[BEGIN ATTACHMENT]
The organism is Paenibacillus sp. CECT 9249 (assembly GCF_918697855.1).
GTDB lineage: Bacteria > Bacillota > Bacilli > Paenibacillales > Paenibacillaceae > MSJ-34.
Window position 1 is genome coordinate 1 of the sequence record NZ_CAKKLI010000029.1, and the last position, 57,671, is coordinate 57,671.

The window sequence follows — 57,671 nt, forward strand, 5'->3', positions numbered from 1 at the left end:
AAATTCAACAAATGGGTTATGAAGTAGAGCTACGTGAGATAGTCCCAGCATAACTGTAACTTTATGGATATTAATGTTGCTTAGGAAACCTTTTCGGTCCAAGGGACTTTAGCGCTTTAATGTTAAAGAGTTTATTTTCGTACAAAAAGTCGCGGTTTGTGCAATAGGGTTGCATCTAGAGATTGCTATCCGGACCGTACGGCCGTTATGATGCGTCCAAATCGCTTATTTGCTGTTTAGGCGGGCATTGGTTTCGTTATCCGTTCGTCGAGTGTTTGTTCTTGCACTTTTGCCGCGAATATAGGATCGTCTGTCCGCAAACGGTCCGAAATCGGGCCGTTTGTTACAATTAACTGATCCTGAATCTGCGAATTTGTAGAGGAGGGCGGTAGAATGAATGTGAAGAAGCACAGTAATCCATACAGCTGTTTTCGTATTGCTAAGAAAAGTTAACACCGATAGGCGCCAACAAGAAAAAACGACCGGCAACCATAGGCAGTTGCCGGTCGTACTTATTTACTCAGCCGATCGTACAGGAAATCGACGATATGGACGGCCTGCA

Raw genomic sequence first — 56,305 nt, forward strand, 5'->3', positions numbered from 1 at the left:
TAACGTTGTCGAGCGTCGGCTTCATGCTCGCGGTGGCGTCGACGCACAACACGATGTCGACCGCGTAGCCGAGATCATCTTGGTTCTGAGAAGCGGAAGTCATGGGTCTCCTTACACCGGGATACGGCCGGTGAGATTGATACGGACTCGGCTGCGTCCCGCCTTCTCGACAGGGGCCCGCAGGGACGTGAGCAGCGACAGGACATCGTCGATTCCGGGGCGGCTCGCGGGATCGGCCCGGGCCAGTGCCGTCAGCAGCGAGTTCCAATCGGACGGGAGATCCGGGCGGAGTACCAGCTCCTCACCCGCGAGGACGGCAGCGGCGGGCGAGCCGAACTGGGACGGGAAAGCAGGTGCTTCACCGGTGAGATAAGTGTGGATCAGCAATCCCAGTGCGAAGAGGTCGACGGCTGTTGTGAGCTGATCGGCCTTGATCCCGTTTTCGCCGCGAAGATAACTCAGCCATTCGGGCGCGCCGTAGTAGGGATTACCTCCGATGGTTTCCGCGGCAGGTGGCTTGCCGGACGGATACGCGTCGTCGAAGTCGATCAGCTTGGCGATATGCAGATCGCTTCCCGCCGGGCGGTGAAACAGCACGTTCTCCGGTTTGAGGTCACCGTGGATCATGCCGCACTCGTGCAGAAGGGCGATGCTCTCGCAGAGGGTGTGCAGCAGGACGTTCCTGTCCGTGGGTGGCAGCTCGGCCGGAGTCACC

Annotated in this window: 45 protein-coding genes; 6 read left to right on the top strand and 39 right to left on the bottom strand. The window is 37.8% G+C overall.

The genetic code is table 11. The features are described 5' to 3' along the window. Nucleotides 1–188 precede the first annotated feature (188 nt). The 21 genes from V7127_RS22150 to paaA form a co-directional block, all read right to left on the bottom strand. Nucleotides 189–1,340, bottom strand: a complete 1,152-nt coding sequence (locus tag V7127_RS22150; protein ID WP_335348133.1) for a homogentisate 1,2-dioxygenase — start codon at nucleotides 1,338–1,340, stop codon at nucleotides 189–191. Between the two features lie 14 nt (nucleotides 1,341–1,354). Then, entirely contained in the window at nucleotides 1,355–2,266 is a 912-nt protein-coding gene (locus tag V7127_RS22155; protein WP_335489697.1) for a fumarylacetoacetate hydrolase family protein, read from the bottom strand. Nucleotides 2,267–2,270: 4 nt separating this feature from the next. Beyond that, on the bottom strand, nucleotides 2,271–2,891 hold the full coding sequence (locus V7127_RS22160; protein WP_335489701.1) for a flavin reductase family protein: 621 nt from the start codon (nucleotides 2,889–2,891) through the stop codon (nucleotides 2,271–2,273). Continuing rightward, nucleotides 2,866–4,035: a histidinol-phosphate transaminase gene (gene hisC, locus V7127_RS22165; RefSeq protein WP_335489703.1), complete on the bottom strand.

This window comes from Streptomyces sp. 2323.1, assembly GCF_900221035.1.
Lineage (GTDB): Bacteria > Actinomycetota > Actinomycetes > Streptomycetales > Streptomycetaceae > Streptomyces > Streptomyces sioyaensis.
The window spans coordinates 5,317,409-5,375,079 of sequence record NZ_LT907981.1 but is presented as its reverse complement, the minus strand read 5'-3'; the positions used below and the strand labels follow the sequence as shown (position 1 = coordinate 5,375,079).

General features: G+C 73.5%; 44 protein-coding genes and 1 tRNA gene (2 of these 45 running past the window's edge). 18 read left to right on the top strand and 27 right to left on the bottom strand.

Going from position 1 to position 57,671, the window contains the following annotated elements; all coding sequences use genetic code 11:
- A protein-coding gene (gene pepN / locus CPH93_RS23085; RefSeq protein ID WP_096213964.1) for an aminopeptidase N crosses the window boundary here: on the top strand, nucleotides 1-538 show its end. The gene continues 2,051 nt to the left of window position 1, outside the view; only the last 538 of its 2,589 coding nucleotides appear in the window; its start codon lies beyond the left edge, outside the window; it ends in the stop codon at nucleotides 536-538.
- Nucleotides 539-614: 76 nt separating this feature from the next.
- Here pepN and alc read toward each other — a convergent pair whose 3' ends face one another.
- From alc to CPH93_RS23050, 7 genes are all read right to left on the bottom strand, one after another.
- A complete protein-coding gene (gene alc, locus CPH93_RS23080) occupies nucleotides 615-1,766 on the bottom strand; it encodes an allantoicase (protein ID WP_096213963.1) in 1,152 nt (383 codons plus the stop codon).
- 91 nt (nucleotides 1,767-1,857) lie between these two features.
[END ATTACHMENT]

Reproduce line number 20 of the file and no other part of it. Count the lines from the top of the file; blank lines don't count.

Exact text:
- 91 nt (nucleotides 1,767-1,857) lie between these two features.